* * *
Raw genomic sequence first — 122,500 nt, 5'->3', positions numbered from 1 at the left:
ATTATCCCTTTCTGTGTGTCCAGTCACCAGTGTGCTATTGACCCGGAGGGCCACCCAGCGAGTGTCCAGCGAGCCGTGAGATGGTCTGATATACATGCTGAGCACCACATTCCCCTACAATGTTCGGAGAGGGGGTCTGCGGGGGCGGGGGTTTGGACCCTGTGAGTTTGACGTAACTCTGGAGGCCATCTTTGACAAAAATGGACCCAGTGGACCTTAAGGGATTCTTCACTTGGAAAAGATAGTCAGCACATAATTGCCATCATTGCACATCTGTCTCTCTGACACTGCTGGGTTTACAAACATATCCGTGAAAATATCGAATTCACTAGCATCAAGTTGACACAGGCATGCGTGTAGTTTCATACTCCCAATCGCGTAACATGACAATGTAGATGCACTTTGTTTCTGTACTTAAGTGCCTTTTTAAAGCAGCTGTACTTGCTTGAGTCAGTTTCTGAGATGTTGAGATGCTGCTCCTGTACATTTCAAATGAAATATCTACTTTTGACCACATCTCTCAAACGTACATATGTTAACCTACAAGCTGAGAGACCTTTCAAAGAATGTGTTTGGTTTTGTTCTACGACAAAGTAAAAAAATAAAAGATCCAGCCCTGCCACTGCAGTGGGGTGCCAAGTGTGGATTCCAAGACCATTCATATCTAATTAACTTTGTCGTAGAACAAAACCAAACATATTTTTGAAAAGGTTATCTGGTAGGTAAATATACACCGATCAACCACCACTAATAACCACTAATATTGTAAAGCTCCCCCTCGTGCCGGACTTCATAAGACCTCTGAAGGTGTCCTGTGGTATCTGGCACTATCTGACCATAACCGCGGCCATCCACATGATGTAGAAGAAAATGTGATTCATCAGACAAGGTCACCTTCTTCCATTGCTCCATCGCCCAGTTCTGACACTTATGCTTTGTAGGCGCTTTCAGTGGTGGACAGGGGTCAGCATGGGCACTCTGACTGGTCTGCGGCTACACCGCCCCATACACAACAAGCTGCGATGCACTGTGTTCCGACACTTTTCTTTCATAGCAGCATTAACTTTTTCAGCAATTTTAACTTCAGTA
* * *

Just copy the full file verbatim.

Raw genomic sequence first — 122,500 nt, 5'->3', positions numbered from 1 at the left:
ATTATCCCTTTCTGTGTGTCCAGTCACCAGTGTGCTATTGACCCGGAGGGCCACCCAGCGAGTGTCCAGCGAGCCGTGAGATGGTCTGATATACATGCTGAGCACCACATTCCCCTACAATGTTCGGAGAGGGGGTCTGCGGGGGCGGGGGTTTGGACCCTGTGAGTTTGACGTAACTCTGGAGGCCATCTTTGACAAAAATGGACCCAGTGGACCTTAAGGGATTCTTCACTTGGAAAAGATAGTCAGCACATAATTGCCATCATTGCACATCTGTCTCTCTGACACTGCTGGGTTTACAAACATATCCGTGAAAATATCGAATTCACTAGCATCAAGTTGACACAGGCATGCGTGTAGTTTCATACTCCCAATCGCGTAACATGACAATGTAGATGCACTTTGTTTCTGTACTTAAGTGCCTTTTTAAAGCAGCTGTACTTGCTTGAGTCAGTTTCTGAGATGTTGAGATGCTGCTCCTGTACATTTCAAATGAAATATCTACTTTTGACCACATCTCTCAAACGTACATATGTTAACCTACAAGCTGAGAGACCTTTCAAAGAATGTGTTTGGTTTTGTTCTACGACAAAGTAAAAAAATAAAAGATCCAGCCCTGCCACTGCAGTGGGGTGCCAAGTGTGGATTCCAAGACCATTCATATCTAATTAACTTTGTCGTAGAACAAAACCAAACATATTTTTGAAAAGGTTATCTGGTAGGTAAATATACACCGATCAACCACCACTAATAACCACTAATATTGTAAAGCTCCCCCTCGTGCCGGACTTCATAAGACCTCTGAAGGTGTCCTGTGGTATCTGGCACTATCTGACCATAACCGCGGCCATCCACATGATGTAGAAGAAAATGTGATTCATCAGACAAGGTCACCTTCTTCCATTGCTCCATCGCCCAGTTCTGACACTTATGCTTTGTAGGCGCTTTCAGTGGTGGACAGGGGTCAGCATGGGCACTCTGACTGGTCTGCGGCTACACCGCCCCATACACAACAAGCTGCGATGCACTGTGTTCCGACACTTTTCTTTCATAGCAGCATTAACTTTTTCAGCAATTTTAACTTCAGTA